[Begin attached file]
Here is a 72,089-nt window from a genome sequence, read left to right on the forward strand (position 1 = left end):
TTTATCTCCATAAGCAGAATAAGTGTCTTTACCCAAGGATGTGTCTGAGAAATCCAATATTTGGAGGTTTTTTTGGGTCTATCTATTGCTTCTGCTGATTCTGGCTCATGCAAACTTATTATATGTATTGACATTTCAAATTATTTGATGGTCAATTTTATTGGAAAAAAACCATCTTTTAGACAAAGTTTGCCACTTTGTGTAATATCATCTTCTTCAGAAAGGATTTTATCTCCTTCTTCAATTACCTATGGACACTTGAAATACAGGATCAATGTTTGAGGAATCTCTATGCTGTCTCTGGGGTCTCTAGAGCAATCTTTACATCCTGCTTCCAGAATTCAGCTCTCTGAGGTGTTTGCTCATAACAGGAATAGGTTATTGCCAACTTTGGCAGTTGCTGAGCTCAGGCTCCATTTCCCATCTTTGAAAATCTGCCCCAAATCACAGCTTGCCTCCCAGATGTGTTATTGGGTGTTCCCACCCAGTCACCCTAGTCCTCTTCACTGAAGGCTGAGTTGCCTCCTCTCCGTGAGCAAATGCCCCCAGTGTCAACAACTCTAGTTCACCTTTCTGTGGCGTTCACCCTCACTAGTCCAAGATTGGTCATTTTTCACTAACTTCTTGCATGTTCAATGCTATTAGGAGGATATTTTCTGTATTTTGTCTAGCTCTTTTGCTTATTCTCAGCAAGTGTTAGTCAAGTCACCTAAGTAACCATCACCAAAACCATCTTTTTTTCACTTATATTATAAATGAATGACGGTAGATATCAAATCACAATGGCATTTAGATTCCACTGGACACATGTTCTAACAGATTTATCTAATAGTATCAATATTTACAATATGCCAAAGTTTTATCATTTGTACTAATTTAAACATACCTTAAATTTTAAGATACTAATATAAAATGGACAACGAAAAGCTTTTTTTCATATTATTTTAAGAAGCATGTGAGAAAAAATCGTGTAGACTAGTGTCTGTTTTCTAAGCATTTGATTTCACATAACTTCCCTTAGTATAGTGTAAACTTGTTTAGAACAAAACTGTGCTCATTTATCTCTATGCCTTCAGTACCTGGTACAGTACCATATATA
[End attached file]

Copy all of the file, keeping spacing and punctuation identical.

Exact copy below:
Here is a 72,089-nt window from a genome sequence, read left to right on the forward strand (position 1 = left end):
TTTATCTCCATAAGCAGAATAAGTGTCTTTACCCAAGGATGTGTCTGAGAAATCCAATATTTGGAGGTTTTTTTGGGTCTATCTATTGCTTCTGCTGATTCTGGCTCATGCAAACTTATTATATGTATTGACATTTCAAATTATTTGATGGTCAATTTTATTGGAAAAAAACCATCTTTTAGACAAAGTTTGCCACTTTGTGTAATATCATCTTCTTCAGAAAGGATTTTATCTCCTTCTTCAATTACCTATGGACACTTGAAATACAGGATCAATGTTTGAGGAATCTCTATGCTGTCTCTGGGGTCTCTAGAGCAATCTTTACATCCTGCTTCCAGAATTCAGCTCTCTGAGGTGTTTGCTCATAACAGGAATAGGTTATTGCCAACTTTGGCAGTTGCTGAGCTCAGGCTCCATTTCCCATCTTTGAAAATCTGCCCCAAATCACAGCTTGCCTCCCAGATGTGTTATTGGGTGTTCCCACCCAGTCACCCTAGTCCTCTTCACTGAAGGCTGAGTTGCCTCCTCTCCGTGAGCAAATGCCCCCAGTGTCAACAACTCTAGTTCACCTTTCTGTGGCGTTCACCCTCACTAGTCCAAGATTGGTCATTTTTCACTAACTTCTTGCATGTTCAATGCTATTAGGAGGATATTTTCTGTATTTTGTCTAGCTCTTTTGCTTATTCTCAGCAAGTGTTAGTCAAGTCACCTAAGTAACCATCACCAAAACCATCTTTTTTTCACTTATATTATAAATGAATGACGGTAGATATCAAATCACAATGGCATTTAGATTCCACTGGACACATGTTCTAACAGATTTATCTAATAGTATCAATATTTACAATATGCCAAAGTTTTATCATTTGTACTAATTTAAACATACCTTAAATTTTAAGATACTAATATAAAATGGACAACGAAAAGCTTTTTTTCATATTATTTTAAGAAGCATGTGAGAAAAAATCGTGTAGACTAGTGTCTGTTTTCTAAGCATTTGATTTCACATAACTTCCCTTAGTATAGTGTAAACTTGTTTAGAACAAAACTGTGCTCATTTATCTCTATGCCTTCAGTACCTGGTACAGTACCATATATA